The basement is usually the last place people think to insulate, yet it can account for up to 1/3 of heat loss in a home. Upgrading basement insulation can significantly cut down on energy use. It also creates a comfortable space – a boon to people who wish to extend their recreation and living space into the basement. The perfect time to consider insulating the basement is during a renovation.
Where Should the Insulation Go?
From a building-science point-of-view, it is better to insulate the outside of the foundation. From a practicality point-of-view, however, insulation is easier to apply from the inside, especially if done while renovating.
Here are the pros and cons of exterior versus interior insulation:
You can address any foundation water issues at the same time.
Insulation will not take up interior basement space.
The foundation itself will be warm (at the interior temperature), reducing condensation issues.
The foundation stays dry inside, reducing or eliminating mold and mildew.
Disruptive and expensive: you have to dig soil to get at the foundation.
The above-grade portion of the foundation insulation is difficult to finish and protect. Rigid-foam insulation is the most common exterior insulation material, most often finished with stucco, a fragile finish that gets damaged from impact of lawn tools, etc.
Possible fix: use exterior insulation for the below-grade part of the exterior and then insulate the above-grade part from the inside.
Much easier to install and less expensive than exterior insulation.
Does not disrupt landscaping.
Can be done while renovating the basement.
- Foundation wall will be at exterior temperature (cold), making it prone to condensation.
Possible fix: foam-based insulation that is tightly sealed to the foundation wall is a good way to control air leakage from the house to the foundation wall surface.
- Likely migration of moisture into the finished wall due to seepage from outside and from capillary action that draws moisture up from the ground through the footing.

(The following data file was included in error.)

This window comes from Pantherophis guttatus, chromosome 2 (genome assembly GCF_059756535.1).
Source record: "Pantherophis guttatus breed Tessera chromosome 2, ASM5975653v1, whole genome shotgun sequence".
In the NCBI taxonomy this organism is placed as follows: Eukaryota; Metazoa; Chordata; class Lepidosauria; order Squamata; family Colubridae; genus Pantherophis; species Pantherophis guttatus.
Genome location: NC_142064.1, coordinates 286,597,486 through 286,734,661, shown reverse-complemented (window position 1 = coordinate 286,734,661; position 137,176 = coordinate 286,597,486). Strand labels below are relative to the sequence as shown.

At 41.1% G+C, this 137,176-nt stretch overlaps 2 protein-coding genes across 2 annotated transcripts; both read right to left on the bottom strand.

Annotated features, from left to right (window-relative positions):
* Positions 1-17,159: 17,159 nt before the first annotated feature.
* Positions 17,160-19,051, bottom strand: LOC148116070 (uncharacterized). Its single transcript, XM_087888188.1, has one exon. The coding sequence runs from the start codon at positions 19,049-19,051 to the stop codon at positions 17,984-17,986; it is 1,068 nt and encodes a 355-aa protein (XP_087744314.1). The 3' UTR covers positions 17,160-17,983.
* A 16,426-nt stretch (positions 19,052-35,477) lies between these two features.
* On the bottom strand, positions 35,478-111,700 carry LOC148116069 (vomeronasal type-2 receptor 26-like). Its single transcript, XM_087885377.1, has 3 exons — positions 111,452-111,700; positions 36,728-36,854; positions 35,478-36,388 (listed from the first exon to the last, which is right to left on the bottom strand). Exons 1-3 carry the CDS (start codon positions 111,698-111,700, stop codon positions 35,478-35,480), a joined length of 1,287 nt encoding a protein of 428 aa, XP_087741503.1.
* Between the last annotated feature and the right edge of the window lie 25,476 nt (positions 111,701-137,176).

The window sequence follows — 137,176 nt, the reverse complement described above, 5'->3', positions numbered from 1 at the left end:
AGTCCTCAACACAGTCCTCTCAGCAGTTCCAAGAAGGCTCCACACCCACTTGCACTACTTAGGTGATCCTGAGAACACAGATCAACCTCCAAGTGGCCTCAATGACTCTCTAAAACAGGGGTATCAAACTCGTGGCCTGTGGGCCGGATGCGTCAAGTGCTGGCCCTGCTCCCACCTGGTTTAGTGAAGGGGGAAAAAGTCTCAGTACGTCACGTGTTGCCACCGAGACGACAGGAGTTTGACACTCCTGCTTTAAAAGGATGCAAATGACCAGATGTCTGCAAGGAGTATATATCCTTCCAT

- Any moisture that gets into the wall system from the two mechanisms above does not dry readily, making the wall prone to mold.
Problems with Traditional Interior Techniques
Since interior insulation is by far the most common approach, a great deal of research and debate exists around proper installation. Traditionally, a moisture barrier is applied to the foundation. Fiber-glass batts sit against this barrier and then a vapor barrier is applied to the batts on the interior. Today’s conventional wisdom recognizes that with traditional methods, the wall cavity gets damp and has little drying potential.
Other interior insulation strategies work much better, such as foam-based insulation that is more tolerant to moisture. If you are planning to insulate your basement, make sure the contractor is up to date on the most effective strategy for your climate.
A Few Tips
Deal with dampness first – Most experts agree that you should deal with any dampness issues before insulating the basement from the interior.
Seek out knowledgeable contractors – Do not simply follow traditional conventions. Significant advances in the best techniques for insulating basements mean better results.
Fix basement windows – One of the most effective strategies for improving the thermal efficiency of your home is to seal air leaks. Seal and weather strip basement windows, which are often neglected.